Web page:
A Toronto-based freelance writer has been talking to Ariana Grande in DMs after the pop star's fans viciously attacked her for several days over her criticisms of the singer.
Roslyn Talusan, 27, told BuzzFeed News that while she was shocked to hear from Grande directly, and they've since apologized to each other, she also felt "victim-blamed and gaslit" by the singer's defense of her fans.
She's hoping Grande will be less "passive" about how her fans act on her behalf — and take a firmer stance against abusive online behavior.
"Except for when they were harassing Pete Davidson, she consistently remains passive as her stans viciously attack non-celebrities," said Talusan. "It’s become a pattern of hers and it’s harmful considering how she positions herself as being an advocate for equality, vocal feminist, and [2SLGBTQ+] ally."
The attacks came after Talusan responded pretty harshly to Grande last Wednesday for a series of tweets aimed at people who work at "them blogs."
"You fucking realize bloggers/writers are creators, right? just because we don’t sing or dance shitty choreo or culturally appropriate for profit doesn’t make our craft any less valid. suck on my balls," Talusan wrote on Twitter.
She was responding to Grande's now-deleted tweet calling critics "so lost," "unfulfilled," and "purposeless."
Talusan continued to berate Grande in further tweets that called her "a spoiled white girl from boca" and a "bitchass."
This did not sit well with Grande's intensely loyal fanbase, known as "Arianators," who immediately ran to defend her.
Within hours, fan and stan accounts flooded Talusan's mentions with requests for her to "stop running her mouth" against Grande.
However, their messages quickly devolved into harassment, racist rhetoric, and violent threats to her life. Things took a dramatic downturn when the Arianators discovered an essay Talusan wrote for Playboy in March criticizing Grande's "ambiguous" performative identity, she said.
At multiple points throughout the persistent, weeklong harassment, fans used Talusan's own sexual assault against her. Talusan said she is an anti-rape activist and told BuzzFeed News the complex post-traumatic stress disorder she has was triggered several times.
One fan even doxed her home address in Toronto in a public tweet. Talusan documented the worst of the harassment in a thread.
Amid the initial wave of attacks, Talusan was surprised to see a direct message from the pop star herself in her Twitter inbox.
"I seriously thought I was hallucinating," she said.
Grande wrote that she found her "craft" and articles "extremely valid."
Talusan said she wrote back, apologizing for calling the singer names like "bitchass buzzard" and a "spoiled white girl from Boca." Grande apologized herself.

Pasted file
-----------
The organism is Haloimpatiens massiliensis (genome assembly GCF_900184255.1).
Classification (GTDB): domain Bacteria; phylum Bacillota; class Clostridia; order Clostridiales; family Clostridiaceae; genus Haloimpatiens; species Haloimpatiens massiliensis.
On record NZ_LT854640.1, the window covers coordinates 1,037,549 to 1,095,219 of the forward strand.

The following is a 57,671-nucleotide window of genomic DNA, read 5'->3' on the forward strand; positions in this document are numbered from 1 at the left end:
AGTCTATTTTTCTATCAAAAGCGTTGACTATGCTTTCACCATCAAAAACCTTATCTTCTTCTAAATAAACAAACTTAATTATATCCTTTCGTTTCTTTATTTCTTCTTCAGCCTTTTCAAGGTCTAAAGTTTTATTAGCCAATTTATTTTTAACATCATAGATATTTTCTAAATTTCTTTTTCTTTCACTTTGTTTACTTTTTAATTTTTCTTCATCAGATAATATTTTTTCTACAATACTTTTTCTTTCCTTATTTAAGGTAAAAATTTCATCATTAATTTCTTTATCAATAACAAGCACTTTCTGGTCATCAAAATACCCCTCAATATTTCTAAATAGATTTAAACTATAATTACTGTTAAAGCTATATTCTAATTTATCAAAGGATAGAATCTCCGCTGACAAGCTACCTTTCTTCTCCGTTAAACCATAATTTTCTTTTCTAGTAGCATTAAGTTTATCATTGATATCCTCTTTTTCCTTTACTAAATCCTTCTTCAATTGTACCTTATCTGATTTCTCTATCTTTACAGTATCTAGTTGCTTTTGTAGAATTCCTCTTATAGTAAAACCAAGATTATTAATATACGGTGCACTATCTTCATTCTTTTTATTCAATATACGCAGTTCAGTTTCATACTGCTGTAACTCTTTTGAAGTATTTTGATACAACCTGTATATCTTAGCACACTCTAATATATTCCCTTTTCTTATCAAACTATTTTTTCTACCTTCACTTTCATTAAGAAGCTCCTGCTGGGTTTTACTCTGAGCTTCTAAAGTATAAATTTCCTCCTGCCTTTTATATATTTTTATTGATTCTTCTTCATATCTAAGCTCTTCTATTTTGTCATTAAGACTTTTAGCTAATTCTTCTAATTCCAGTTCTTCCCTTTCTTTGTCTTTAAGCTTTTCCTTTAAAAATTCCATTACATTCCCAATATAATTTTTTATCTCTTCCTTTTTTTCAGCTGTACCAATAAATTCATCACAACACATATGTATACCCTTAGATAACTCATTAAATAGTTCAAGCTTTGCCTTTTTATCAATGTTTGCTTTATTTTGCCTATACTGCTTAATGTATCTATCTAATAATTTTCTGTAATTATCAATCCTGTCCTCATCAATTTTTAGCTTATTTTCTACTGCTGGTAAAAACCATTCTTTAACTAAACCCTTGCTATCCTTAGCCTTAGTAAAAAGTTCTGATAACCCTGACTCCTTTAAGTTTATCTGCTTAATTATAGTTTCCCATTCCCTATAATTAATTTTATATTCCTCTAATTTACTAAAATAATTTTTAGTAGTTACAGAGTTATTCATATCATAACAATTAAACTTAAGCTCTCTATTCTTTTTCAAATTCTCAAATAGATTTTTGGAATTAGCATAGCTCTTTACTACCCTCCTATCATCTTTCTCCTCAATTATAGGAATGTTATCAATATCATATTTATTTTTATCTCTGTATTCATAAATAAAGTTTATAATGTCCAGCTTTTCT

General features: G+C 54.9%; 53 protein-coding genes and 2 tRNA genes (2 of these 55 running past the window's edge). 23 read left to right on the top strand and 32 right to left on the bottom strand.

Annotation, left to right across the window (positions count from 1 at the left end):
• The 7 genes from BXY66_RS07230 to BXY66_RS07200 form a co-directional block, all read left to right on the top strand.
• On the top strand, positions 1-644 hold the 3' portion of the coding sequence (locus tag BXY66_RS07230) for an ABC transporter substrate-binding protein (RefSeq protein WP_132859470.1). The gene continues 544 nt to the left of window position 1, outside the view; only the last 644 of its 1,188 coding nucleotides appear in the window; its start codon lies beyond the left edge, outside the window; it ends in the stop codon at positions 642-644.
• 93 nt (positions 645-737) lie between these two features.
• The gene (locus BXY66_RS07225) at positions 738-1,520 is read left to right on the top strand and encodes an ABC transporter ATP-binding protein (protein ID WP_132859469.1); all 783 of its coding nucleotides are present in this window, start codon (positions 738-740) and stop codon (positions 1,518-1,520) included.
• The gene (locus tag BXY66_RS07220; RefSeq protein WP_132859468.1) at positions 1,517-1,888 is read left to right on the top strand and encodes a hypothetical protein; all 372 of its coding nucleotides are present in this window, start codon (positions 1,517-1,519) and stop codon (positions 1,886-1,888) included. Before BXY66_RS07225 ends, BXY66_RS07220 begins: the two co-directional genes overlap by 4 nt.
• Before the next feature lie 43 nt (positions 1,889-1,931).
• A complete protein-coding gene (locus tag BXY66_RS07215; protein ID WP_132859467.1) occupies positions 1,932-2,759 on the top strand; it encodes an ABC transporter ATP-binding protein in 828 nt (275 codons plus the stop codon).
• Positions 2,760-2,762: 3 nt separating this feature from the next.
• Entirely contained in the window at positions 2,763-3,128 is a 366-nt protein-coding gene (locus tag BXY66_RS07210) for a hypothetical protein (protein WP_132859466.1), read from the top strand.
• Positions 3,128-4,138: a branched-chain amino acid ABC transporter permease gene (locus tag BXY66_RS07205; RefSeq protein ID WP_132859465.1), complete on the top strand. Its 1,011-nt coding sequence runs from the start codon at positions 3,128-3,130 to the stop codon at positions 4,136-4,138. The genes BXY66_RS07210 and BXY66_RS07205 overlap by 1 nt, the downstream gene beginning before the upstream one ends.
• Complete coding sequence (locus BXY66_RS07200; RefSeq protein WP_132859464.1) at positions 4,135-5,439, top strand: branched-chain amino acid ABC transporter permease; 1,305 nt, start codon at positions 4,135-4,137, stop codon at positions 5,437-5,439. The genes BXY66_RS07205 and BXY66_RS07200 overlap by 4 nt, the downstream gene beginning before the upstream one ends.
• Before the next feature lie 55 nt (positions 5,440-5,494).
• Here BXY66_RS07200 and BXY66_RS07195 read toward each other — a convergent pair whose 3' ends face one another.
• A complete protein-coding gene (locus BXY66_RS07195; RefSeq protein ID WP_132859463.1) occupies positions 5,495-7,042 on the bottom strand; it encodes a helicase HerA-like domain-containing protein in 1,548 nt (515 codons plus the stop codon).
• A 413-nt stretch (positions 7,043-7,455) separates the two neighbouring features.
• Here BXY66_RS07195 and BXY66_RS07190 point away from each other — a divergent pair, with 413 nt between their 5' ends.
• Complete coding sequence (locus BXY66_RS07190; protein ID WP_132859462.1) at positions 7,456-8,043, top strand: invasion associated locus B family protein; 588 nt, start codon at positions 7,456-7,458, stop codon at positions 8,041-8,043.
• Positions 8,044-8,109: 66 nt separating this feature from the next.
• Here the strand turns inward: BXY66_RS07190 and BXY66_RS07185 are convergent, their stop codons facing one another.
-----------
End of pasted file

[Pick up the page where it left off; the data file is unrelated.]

Talusan said she thought the conversation would end there, but she was even more shocked when the singer continued to write her over DM. The two then talked about their mental health journeys and suffering from PTSD.
"Grande kept DM'ing me to reassure me that she writes her songs and then about her PTSD. I made sure to validate her feelings, told her healing isn’t linear, and recommended a book," she said.
Talusan said she then took the opportunity to share screenshots of what her fans were sending her, and asked her to "get them to stop." She found Grande's response to that request, however, to be "completely unsatisfactory."
"they're just reacting with similar energy to what they've read honestly. Your tweets were hostile. they're upset and they're passionate," the singer wrote before apologizing "on their behalf" because she does not "love that type of behavior."
"She essentially victim-blamed and gaslit me," Talusan said in response to the message. "Grande dismissed it as her fans being 'upset and passionate,' who were reacting with 'similar energy' to my tweets."
"I’m aware that Ariana Grande can’t control all of her fans and followers," she added. "However, pretending like she has 0 influence over her stans is disingenuous and irresponsible."
Ariana Grande and her reps did not immediately respond to BuzzFeed News' request for comment.
Recently, several celebrities — including Justin Bieber, Michael Che, Olivia Munn, Lizzo, and of course Grande — have all spoken out about media criticism they've received.
Talusan believes famous people should be more discerning about "constructive criticism."
"What some celebrities seem to not realize is that no reasonable person would ever throw big, public tantrums when faced with constructive criticism," she said. "Working-class people get a performance review at their jobs on a yearly basis, and it’s not a big deal. Imagine if we all went to the media whenever our boss passed us over for a promotion or a raise, or we didn’t get an A in a class. No one deserves abuse, but constructive feedback is not abuse."
She went on to say that by refusing to "denounce the racist, misogynist, transphobic, and otherwise violent harassment her stans have waged in her name," Grande is effectively and "implicitly condon[ing] it."
The reactions from big-name celebrities are "about protecting their fragile egos," she added.
"As more powerful and public figures react to honest and genuine critique by demanding silence and threatening violence, it seems as if celebrities consider themselves above human."